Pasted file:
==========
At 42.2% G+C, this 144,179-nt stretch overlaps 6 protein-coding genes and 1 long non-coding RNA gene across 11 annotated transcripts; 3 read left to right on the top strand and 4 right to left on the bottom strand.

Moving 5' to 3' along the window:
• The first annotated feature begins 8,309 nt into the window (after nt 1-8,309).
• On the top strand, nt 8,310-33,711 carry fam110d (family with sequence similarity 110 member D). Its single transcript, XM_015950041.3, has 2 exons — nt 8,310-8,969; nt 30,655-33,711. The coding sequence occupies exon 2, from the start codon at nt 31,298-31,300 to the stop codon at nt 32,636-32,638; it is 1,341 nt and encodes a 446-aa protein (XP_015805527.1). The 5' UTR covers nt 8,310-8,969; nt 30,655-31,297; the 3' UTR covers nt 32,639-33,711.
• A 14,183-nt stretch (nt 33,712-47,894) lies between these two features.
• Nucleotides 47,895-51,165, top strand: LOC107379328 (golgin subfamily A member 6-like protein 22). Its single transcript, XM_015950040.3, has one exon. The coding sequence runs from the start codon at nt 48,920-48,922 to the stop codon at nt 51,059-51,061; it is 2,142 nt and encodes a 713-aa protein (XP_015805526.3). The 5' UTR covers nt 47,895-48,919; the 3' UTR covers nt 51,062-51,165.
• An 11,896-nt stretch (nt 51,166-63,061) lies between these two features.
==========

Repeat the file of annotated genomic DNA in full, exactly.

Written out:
At 42.2% G+C, this 144,179-nt stretch overlaps 6 protein-coding genes and 1 long non-coding RNA gene across 11 annotated transcripts; 3 read left to right on the top strand and 4 right to left on the bottom strand.

Moving 5' to 3' along the window:
• The first annotated feature begins 8,309 nt into the window (after nt 1-8,309).
• On the top strand, nt 8,310-33,711 carry fam110d (family with sequence similarity 110 member D). Its single transcript, XM_015950041.3, has 2 exons — nt 8,310-8,969; nt 30,655-33,711. The coding sequence occupies exon 2, from the start codon at nt 31,298-31,300 to the stop codon at nt 32,636-32,638; it is 1,341 nt and encodes a 446-aa protein (XP_015805527.1). The 5' UTR covers nt 8,310-8,969; nt 30,655-31,297; the 3' UTR covers nt 32,639-33,711.
• A 14,183-nt stretch (nt 33,712-47,894) lies between these two features.
• Nucleotides 47,895-51,165, top strand: LOC107379328 (golgin subfamily A member 6-like protein 22). Its single transcript, XM_015950040.3, has one exon. The coding sequence runs from the start codon at nt 48,920-48,922 to the stop codon at nt 51,059-51,061; it is 2,142 nt and encodes a 713-aa protein (XP_015805526.3). The 5' UTR covers nt 47,895-48,919; the 3' UTR covers nt 51,062-51,165.
• An 11,896-nt stretch (nt 51,166-63,061) lies between these two features.